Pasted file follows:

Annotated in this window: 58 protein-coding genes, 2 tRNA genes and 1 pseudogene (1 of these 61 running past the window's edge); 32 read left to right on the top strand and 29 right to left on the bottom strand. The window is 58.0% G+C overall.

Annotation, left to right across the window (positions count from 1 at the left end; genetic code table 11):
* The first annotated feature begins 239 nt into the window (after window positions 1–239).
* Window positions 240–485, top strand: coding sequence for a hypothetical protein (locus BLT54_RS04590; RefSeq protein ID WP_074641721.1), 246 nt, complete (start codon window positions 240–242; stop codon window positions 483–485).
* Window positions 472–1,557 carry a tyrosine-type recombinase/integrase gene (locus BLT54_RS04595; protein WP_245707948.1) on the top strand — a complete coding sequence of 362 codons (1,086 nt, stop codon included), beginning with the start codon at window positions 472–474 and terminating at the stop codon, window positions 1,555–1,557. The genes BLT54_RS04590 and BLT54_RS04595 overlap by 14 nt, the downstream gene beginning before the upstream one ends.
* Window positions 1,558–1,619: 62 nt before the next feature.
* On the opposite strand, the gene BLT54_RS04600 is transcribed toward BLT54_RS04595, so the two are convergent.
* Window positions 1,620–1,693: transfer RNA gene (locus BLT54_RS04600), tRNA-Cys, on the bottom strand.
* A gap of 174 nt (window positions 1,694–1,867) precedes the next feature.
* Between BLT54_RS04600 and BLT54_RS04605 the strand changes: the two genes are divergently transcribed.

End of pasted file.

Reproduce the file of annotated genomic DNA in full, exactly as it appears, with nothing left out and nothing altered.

Annotated in this window: 58 protein-coding genes, 2 tRNA genes and 1 pseudogene (1 of these 61 running past the window's edge); 32 read left to right on the top strand and 29 right to left on the bottom strand. The window is 58.0% G+C overall.

Annotation, left to right across the window (positions count from 1 at the left end; genetic code table 11):
* The first annotated feature begins 239 nt into the window (after window positions 1–239).
* Window positions 240–485, top strand: coding sequence for a hypothetical protein (locus BLT54_RS04590; RefSeq protein ID WP_074641721.1), 246 nt, complete (start codon window positions 240–242; stop codon window positions 483–485).
* Window positions 472–1,557 carry a tyrosine-type recombinase/integrase gene (locus BLT54_RS04595; protein WP_245707948.1) on the top strand — a complete coding sequence of 362 codons (1,086 nt, stop codon included), beginning with the start codon at window positions 472–474 and terminating at the stop codon, window positions 1,555–1,557. The genes BLT54_RS04590 and BLT54_RS04595 overlap by 14 nt, the downstream gene beginning before the upstream one ends.
* Window positions 1,558–1,619: 62 nt before the next feature.
* On the opposite strand, the gene BLT54_RS04600 is transcribed toward BLT54_RS04595, so the two are convergent.
* Window positions 1,620–1,693: transfer RNA gene (locus BLT54_RS04600), tRNA-Cys, on the bottom strand.
* A gap of 174 nt (window positions 1,694–1,867) precedes the next feature.
* Between BLT54_RS04600 and BLT54_RS04605 the strand changes: the two genes are divergently transcribed.